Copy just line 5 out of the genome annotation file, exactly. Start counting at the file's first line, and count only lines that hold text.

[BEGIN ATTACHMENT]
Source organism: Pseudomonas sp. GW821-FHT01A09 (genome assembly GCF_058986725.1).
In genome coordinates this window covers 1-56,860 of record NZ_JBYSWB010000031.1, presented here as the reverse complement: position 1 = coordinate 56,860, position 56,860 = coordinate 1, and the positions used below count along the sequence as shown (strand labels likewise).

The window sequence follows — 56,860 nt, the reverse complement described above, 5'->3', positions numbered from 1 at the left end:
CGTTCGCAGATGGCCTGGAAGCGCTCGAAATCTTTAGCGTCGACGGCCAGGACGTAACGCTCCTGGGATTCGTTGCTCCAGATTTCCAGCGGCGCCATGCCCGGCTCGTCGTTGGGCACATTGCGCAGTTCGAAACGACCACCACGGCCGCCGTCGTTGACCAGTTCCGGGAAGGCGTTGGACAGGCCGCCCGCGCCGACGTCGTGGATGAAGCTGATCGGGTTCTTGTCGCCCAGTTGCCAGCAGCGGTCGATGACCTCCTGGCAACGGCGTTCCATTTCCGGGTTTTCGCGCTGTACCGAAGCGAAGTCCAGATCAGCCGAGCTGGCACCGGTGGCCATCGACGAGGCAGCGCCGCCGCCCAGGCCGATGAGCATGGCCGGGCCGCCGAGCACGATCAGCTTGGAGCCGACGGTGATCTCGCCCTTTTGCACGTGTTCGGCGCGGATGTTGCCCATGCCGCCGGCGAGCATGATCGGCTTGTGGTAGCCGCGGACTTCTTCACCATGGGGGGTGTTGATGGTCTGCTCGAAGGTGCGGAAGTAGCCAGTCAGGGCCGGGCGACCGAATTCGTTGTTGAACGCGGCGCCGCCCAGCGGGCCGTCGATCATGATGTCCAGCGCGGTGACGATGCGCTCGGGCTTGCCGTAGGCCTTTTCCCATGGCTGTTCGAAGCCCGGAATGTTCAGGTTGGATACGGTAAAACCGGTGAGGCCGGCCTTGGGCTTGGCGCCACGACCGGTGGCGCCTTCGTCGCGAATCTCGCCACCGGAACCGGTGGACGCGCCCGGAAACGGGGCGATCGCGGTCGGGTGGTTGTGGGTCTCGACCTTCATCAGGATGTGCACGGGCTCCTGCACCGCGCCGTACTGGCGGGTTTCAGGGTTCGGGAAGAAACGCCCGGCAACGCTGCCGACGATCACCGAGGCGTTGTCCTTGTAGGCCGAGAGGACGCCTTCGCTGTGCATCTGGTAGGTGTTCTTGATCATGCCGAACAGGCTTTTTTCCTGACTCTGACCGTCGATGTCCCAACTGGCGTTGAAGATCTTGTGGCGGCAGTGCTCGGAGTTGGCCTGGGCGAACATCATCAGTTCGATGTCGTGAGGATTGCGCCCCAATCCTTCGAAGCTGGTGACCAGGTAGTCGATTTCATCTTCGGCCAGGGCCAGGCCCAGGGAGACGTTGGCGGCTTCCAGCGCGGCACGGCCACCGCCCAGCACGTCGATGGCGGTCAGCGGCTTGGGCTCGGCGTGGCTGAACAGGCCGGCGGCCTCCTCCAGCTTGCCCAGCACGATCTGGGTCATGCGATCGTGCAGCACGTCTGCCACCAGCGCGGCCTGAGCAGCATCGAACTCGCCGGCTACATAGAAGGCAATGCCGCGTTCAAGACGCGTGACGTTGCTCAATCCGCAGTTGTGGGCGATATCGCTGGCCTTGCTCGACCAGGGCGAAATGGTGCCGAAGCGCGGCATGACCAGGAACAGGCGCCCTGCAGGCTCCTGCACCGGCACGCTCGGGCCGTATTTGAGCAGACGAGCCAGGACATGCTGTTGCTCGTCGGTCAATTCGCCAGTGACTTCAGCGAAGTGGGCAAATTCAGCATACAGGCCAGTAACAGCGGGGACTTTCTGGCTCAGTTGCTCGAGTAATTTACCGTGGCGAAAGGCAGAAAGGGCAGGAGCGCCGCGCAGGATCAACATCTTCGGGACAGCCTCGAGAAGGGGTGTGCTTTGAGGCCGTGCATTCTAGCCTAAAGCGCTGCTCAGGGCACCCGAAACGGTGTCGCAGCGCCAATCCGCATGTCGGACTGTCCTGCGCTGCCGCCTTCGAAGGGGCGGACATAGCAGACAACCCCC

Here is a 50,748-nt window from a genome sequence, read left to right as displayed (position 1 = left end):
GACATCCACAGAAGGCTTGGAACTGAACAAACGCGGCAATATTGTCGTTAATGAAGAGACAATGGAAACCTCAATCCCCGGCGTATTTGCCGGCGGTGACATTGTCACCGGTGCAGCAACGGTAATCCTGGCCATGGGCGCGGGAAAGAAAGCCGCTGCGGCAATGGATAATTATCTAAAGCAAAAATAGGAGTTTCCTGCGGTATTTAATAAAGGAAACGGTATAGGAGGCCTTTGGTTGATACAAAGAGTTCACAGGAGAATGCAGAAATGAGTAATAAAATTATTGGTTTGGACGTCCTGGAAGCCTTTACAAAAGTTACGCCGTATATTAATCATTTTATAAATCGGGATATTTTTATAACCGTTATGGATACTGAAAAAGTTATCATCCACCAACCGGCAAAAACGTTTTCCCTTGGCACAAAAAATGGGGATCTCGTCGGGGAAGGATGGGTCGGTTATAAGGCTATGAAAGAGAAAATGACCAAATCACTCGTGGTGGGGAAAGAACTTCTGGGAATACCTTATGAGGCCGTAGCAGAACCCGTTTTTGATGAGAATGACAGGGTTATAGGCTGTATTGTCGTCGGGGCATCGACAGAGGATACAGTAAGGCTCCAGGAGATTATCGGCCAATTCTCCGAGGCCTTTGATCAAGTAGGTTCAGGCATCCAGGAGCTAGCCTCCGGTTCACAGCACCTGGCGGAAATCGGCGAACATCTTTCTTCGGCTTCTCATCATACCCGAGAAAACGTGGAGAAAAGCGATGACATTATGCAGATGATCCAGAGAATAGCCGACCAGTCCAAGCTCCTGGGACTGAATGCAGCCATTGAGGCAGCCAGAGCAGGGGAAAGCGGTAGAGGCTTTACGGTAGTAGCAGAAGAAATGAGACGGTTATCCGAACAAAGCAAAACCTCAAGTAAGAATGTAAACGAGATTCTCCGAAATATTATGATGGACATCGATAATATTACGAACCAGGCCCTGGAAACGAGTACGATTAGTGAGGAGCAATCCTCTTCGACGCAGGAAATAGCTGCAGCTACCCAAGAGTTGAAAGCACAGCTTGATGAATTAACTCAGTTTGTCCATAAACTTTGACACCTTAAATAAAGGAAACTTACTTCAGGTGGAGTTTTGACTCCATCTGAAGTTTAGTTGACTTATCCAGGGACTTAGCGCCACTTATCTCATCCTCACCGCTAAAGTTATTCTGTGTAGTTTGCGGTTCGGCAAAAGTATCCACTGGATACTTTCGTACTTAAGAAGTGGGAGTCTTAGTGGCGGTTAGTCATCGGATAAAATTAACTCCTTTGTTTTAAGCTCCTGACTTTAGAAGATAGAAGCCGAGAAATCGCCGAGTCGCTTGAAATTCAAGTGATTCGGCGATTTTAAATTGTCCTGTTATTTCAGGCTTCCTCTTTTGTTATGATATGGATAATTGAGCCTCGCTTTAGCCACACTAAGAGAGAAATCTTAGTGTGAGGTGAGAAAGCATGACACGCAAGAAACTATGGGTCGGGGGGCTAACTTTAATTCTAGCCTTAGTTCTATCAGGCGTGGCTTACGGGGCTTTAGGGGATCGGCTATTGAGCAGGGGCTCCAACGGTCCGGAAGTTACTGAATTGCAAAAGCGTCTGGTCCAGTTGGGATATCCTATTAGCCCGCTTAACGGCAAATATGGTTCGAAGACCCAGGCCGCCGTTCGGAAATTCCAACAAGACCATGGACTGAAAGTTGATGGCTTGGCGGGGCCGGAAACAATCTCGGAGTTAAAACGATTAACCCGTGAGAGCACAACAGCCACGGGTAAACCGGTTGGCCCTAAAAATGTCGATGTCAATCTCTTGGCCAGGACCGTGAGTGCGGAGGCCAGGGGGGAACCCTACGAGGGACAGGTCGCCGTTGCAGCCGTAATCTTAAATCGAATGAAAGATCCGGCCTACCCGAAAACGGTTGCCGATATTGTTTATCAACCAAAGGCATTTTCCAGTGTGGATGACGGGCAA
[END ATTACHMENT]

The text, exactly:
Here is a 50,748-nt window from a genome sequence, read left to right as displayed (position 1 = left end):